February 6, 2005

Good day to all of you!

I hope our newsletter finds you and your family well. I watched the State of The Union Address the other night. While I am not George Bush’s biggest advocate I was really moved by his thoughts regarding the courage of the Iraqi people displayed in voting last Sunday.

In his speech he references a young Iraqi woman who told of waking to the sound of mortar fire on Election Day, and wondering if it might be too dangerous to vote. She said, "hearing those explosions, it occurred to me -- the insurgents are weak, they are afraid of democracy, they are losing. ... So I got my husband, and I got my parents, and we all came out and voted together."

It just happed that the young woman’s father had been killed by Saddam Hussein's intelligence service. Safia Taleb al-Suhail, described by Bush as one of Iraq's "leading democracy and human rights advocates," hugged and thanked the grieving parents of the fallen Marine who also had been invited to the State of The Union Address and were acknowledged for their sacrifice.

I have reflected on this all week long. I don’t agree with our policies or the reasoning behind the invasion. But, that is the perfection… our right to openly disagree without fear of persecution.

In bad always exists a little bit of good and within good exists a little bit of bad. In this case it is the Yin and Yang of war… I suppose. I am happy that the Iraqi’s had there elections. They will only get more legitimate from this point on. And I admire each of those Iraqi’s that were courageous enough to risk their lives to exercise their right to vote.

As American’s it is easy to take these rights for granted. I for one will always think of Safia Taleb al-Suhail when I am tempted to skip the voting process just because I don’t think my vote will count.

Today the theme of the Mind, Body and Spirit will be Letting Go Of Fear and Embrassing Courage.

Thank you for your patronage.

Have an excellent day.

Thom King
Steviva Brands, Inc.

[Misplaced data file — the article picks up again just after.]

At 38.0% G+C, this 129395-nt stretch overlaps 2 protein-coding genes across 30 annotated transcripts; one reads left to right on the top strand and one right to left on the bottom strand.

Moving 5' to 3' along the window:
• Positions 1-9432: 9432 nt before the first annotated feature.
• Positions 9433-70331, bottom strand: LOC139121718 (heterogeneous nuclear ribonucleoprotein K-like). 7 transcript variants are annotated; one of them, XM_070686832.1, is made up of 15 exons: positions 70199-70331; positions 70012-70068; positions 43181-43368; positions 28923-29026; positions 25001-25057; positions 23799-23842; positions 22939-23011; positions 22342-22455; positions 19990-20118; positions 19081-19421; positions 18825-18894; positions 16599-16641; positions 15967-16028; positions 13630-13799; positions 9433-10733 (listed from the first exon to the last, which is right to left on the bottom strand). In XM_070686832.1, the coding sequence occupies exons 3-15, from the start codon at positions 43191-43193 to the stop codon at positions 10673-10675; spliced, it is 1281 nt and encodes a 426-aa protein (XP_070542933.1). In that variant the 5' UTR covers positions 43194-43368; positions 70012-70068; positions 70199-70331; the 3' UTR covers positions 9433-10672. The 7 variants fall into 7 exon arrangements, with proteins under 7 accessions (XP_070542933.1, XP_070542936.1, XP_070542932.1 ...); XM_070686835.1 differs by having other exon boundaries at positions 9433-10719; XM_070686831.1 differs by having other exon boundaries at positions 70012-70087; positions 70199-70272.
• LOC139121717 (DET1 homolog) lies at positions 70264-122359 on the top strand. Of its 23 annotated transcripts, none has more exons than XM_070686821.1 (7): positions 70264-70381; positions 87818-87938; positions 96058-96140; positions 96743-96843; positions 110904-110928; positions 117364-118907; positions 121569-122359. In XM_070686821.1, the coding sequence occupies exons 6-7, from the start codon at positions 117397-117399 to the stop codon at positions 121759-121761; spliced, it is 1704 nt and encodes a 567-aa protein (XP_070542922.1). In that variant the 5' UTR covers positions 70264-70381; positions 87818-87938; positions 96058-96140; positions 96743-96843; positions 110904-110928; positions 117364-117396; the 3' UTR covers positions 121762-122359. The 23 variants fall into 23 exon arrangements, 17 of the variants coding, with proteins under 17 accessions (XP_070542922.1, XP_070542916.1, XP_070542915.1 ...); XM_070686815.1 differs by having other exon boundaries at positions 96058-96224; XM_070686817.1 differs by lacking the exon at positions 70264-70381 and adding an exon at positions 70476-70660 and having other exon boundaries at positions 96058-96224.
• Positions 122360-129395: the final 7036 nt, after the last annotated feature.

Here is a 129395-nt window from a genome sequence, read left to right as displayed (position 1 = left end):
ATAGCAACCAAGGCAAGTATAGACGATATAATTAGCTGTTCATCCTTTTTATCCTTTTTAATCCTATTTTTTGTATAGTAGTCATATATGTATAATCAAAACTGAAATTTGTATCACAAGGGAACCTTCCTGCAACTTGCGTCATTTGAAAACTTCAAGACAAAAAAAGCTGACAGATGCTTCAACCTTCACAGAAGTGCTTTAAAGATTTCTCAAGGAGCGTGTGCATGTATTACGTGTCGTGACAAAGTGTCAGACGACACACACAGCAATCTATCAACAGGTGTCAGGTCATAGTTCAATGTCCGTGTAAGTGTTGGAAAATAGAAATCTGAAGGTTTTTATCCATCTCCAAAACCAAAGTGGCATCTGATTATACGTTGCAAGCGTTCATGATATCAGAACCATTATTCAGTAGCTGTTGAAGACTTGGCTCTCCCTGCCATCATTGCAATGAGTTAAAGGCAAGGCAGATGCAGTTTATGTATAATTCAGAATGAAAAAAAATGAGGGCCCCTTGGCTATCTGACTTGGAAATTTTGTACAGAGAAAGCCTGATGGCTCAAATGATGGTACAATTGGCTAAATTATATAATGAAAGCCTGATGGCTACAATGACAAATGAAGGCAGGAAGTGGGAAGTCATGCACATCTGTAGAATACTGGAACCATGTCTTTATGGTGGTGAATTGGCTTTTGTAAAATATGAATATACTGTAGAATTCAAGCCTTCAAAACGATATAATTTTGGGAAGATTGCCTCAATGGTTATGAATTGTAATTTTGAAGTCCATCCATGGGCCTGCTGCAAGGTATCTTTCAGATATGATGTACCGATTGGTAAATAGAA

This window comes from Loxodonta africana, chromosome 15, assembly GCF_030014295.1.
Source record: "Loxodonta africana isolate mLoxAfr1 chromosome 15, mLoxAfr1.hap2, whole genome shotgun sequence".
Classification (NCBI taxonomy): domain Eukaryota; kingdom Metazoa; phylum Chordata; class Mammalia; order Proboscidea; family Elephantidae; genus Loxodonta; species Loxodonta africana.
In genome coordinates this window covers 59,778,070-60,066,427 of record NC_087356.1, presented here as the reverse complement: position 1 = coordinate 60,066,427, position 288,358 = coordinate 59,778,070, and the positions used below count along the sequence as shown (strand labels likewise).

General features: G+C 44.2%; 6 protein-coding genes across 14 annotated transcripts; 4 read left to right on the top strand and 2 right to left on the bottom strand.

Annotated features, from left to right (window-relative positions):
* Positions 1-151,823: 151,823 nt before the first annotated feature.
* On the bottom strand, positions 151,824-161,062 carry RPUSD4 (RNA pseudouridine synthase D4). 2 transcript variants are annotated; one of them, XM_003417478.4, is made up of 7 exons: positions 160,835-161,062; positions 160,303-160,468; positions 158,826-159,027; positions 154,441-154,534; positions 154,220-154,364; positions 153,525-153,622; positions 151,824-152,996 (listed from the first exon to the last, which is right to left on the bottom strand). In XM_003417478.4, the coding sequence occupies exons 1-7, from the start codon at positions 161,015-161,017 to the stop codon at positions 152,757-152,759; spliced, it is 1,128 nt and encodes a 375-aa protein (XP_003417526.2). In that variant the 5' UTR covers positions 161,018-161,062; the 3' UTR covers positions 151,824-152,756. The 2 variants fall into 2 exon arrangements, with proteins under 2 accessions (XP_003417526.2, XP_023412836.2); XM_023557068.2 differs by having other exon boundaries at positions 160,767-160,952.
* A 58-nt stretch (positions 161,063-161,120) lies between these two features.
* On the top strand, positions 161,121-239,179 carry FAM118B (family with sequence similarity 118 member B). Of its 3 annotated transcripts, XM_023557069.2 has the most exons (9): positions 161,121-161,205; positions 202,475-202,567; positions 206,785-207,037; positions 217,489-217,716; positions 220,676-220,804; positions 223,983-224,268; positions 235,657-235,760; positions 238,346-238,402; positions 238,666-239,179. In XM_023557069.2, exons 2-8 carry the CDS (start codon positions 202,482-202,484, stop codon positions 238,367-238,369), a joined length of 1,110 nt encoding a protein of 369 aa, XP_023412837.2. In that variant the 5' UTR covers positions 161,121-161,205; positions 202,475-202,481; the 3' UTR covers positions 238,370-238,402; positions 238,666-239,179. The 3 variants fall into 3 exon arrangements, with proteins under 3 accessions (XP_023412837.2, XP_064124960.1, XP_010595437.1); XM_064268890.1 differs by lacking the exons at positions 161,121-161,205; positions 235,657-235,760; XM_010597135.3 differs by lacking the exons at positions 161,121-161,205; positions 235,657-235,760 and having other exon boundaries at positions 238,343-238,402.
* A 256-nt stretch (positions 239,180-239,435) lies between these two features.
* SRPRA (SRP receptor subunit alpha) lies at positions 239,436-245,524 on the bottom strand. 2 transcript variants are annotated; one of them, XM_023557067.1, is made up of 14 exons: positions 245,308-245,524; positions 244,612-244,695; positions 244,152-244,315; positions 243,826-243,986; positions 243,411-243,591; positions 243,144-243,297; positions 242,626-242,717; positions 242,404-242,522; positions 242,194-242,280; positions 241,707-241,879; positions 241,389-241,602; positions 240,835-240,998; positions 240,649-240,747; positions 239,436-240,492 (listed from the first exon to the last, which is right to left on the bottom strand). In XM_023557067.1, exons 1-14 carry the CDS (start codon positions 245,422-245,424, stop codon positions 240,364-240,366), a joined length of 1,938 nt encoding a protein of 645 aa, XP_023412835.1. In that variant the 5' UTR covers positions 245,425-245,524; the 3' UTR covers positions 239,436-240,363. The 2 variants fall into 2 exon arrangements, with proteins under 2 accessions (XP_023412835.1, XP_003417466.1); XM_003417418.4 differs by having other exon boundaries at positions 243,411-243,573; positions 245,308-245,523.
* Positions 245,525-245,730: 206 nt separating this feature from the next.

by: Brian Tracy

A major source of stress in your life is the “fear of rejection” or fear of criticism. This fear of rejection manifests itself in an over-concern for the approval or disapproval of your boss or other people. The fear of rejection is often learned in early childhood as the result of a parent giving the child what psychologists call “conditional love.”

Many parents made the mistake of giving love and approval to their children only when their children did something that they wanted them to do. A child who has grown up with this kind of conditional love tends to seek for unconditional approval from others all his or her life. When the child becomes an adult, this need for approval from the parent is transferred to the workplace and onto the boss. The adult employee can then become preoccupied with the opinion of the boss. This preoccupation can lead to an obsession to perform to some undetermined high standard.

Drs. Rosenman and Friedman, two San Francisco heart specialists, have defined this obsession for performance as “Type-A behavior.” Experts have concluded that approximately 60 percent of men and as many as 10 percent of women are people with Type-A behavior.

This Type-A behavior can vary from mild forms to extreme cases. People who are what they call “true Type A's” usually put so much pressure on themselves to perform in order to please their bosses that they burn themselves out. They often die of heart attacks before the age of 55. This Type-A behavior, triggered by conditional love in childhood, is a very serious stress-related phenomenon in the American workplace.

Here are two things you can do immediately to deal with the fear of rejection, criticism and disapproval.

First, realize and accept that the opinions of others are not important enough for you to feel stressed, unhappy or overly concerned about them. Even if they dislike you entirely, it has nothing to do with your own personal worth and value as a person.